Latz presented the rhythm method as "natural," "rational," "in harmony with nature," and in keeping with Godís laws. He contrasted rhythm with "artificial" contraception, "the deliberate use of some artificial means (such as voluntary interruption, chemicals or mechanical devices), in order to prevent the father cell from meeting the mother cell, in other words, to prevent conception. It means, then, interfering directly with the workings of nature in the marital act." Latz further stated that "contraception represents a violence to nature, a degradation, desecration, and perversion of the utmost seriousness."
The book was published with ample ecclesiastical approval and with frequent reference to the Casti connubii which anchored Latzís moral and religious justifications for the method. The introduction by Joseph Reiner, S .J. of Chicago declared that rhythm is "the way out of the difficulty" with birth control "without a compromise of principle." Latz quoted prominent Catholic theologians past and present, and several Catholic doctors in support of periodic abstinence or without objection to a married couple enjoying the pleasures of sex "without having to bear the burdens ordinarily resulting therefrom." Latz failed to note that many Church authorities did not find his justifications for the rhythm in keeping with ecclesiastical tradition, but their repudiations, heard mostly in Catholic circles, were drowned out by the curious and the relieved.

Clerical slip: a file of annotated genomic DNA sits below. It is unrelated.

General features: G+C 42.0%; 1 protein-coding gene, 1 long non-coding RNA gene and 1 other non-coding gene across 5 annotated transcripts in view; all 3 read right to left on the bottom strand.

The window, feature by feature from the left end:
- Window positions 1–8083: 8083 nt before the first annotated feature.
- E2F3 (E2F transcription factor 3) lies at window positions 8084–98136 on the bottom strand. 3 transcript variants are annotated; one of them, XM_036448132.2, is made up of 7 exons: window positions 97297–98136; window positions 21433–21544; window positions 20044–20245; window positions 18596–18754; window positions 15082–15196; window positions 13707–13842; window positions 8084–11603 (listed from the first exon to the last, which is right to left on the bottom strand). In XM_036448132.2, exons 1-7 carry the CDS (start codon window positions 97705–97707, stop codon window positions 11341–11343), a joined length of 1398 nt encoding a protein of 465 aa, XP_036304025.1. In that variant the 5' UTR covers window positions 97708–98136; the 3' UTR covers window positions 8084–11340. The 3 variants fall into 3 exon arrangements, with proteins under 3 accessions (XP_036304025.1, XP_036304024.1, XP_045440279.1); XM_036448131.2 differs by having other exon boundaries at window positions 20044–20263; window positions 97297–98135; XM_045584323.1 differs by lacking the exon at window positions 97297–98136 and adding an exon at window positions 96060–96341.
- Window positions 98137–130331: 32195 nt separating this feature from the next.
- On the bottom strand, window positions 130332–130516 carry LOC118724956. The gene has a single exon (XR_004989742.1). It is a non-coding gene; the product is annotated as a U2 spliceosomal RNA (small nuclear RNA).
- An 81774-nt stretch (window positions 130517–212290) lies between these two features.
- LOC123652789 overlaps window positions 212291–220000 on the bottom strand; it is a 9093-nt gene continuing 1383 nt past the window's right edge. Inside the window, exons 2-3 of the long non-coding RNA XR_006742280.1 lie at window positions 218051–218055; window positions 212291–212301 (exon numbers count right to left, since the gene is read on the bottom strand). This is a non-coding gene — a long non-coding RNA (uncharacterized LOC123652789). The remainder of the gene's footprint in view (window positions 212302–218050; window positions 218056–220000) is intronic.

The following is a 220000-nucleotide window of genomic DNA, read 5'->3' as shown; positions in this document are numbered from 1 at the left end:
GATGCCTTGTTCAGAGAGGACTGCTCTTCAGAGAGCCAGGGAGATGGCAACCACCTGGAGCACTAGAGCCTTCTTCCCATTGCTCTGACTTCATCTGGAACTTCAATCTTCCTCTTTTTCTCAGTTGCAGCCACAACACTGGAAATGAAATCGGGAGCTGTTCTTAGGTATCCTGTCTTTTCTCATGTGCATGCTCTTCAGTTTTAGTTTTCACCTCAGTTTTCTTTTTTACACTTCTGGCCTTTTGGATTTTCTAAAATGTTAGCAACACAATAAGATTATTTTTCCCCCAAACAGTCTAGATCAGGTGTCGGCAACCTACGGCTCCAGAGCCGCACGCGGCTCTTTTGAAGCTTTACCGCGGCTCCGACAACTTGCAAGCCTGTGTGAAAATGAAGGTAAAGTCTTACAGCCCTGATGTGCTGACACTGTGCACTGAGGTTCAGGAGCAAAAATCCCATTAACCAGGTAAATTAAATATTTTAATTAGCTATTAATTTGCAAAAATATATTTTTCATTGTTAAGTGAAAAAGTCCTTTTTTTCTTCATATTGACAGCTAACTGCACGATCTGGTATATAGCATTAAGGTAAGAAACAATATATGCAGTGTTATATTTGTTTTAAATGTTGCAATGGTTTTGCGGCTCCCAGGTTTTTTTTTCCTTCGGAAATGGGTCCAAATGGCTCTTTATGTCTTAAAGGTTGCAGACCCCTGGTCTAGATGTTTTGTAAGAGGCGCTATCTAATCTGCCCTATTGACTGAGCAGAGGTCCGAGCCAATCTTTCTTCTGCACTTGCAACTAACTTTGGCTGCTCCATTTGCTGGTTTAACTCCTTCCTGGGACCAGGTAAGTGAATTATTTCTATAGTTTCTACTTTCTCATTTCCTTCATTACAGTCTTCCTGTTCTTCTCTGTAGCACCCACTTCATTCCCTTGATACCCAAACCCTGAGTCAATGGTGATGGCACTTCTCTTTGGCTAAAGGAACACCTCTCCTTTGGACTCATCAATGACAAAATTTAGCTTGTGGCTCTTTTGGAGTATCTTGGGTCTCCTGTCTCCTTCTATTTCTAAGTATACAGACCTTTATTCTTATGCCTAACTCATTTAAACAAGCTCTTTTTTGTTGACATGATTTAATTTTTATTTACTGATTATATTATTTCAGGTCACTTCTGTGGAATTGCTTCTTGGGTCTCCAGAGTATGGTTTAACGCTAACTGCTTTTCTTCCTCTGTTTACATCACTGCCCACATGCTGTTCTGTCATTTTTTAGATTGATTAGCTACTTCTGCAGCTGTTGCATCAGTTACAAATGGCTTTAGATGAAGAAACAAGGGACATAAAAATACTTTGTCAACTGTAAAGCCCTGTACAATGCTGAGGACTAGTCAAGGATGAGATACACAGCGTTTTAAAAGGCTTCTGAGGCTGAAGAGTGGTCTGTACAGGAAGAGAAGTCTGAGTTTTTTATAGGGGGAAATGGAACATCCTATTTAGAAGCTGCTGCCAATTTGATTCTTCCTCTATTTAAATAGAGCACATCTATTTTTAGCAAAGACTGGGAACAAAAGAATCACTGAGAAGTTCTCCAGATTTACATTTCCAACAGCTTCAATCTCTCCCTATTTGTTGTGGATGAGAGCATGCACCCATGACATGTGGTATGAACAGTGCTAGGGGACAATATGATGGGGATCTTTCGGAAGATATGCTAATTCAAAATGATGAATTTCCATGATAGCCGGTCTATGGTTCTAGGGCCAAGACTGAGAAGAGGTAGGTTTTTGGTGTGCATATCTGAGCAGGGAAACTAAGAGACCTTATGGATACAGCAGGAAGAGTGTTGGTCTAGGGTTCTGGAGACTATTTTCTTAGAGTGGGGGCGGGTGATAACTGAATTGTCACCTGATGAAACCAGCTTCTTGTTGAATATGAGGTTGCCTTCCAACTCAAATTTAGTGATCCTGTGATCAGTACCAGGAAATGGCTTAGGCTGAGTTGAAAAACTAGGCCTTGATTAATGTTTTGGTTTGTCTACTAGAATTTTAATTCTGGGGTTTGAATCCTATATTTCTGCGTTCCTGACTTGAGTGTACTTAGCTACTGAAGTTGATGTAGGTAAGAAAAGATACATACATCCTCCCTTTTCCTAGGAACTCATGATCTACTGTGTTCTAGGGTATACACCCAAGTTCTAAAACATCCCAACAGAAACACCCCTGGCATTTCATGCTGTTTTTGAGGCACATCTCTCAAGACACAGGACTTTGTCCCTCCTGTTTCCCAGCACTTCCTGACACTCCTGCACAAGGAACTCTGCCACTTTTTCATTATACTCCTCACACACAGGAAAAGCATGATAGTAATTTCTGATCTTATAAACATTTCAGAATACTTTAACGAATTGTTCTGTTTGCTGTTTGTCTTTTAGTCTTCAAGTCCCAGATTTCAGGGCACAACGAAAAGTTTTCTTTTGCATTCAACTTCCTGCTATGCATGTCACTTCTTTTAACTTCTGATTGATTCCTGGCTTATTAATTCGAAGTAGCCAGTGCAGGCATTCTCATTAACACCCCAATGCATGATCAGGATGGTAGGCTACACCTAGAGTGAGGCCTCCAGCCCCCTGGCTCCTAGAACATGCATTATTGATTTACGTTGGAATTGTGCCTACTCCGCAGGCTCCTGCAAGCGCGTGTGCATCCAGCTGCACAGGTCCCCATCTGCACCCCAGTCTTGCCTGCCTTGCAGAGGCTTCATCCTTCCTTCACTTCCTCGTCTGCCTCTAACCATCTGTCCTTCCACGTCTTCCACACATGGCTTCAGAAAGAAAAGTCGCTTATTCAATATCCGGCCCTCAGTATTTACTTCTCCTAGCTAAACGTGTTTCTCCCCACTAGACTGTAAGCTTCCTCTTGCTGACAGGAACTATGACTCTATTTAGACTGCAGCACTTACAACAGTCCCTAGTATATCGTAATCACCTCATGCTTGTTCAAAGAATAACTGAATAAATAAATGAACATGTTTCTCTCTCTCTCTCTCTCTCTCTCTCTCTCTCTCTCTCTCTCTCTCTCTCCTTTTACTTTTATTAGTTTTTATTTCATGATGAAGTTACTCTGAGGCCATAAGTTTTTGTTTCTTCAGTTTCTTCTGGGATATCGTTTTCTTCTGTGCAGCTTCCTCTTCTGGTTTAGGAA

When Sanger first encountered the book she remarked to a friend, "The Catholics have just issued a little book called ĎThe Rythumí Its annoying! at last they have come to say that marriage is not solely for the procreating of children! Nor is sex! Iím reading it carefully. . . Really its significant. . . ."(MS to Juliet Rublee, Jan. 9, 1933 [MSM C5:470].)
Interest in natural birth control surged in 1933, giving rise to reprints and knock-offs of the Latz book. The influential American theologian, Monsignor John A. Ryan, endorsed the deliberate use of the rhythm method in a 1933 Ecclesiastical Review article, prompting many priests to recommend rhythm to their parishioners. Most infuriating to Sanger was that The Rhythm and other similar literature on "natural birth control" circulated, with few exceptions, freely through the mails while her pamphlets continued to be regularly confiscated by postal authorities. As Sanger prepared to give testimony before Congress in January of 1934 in favor of H.R. 5978, the newest incarnation of a birth control bill that, if passed, would lift many of the obscenity laws that prohibited the circulation of contraceptives and contraceptive information, The Rhythm was making the rounds on Capitol Hill.
In rebutting testimony given by several Catholic leaders before the House Judiciary Committee, Sanger argued on January 19, 1934 that The Rhythm was no different, in the eye of the law, than her own pamphlets: "This book here, Rhythm, is going through the mails, not by right, but by privilege, and it gives illegal information just as any book I might write on preventing contraception." Furthermore she found The Rhythm to be a potentially dangerous publication in that it had not yet been proven effective and reliable: ". . . I feel it will do harm to send it through the mails until there is a study made of it." (All excerpts from Congressional testimony taken from "Testimony on HR5978," Jan. 18-19, 1934 [MSM S69:499]).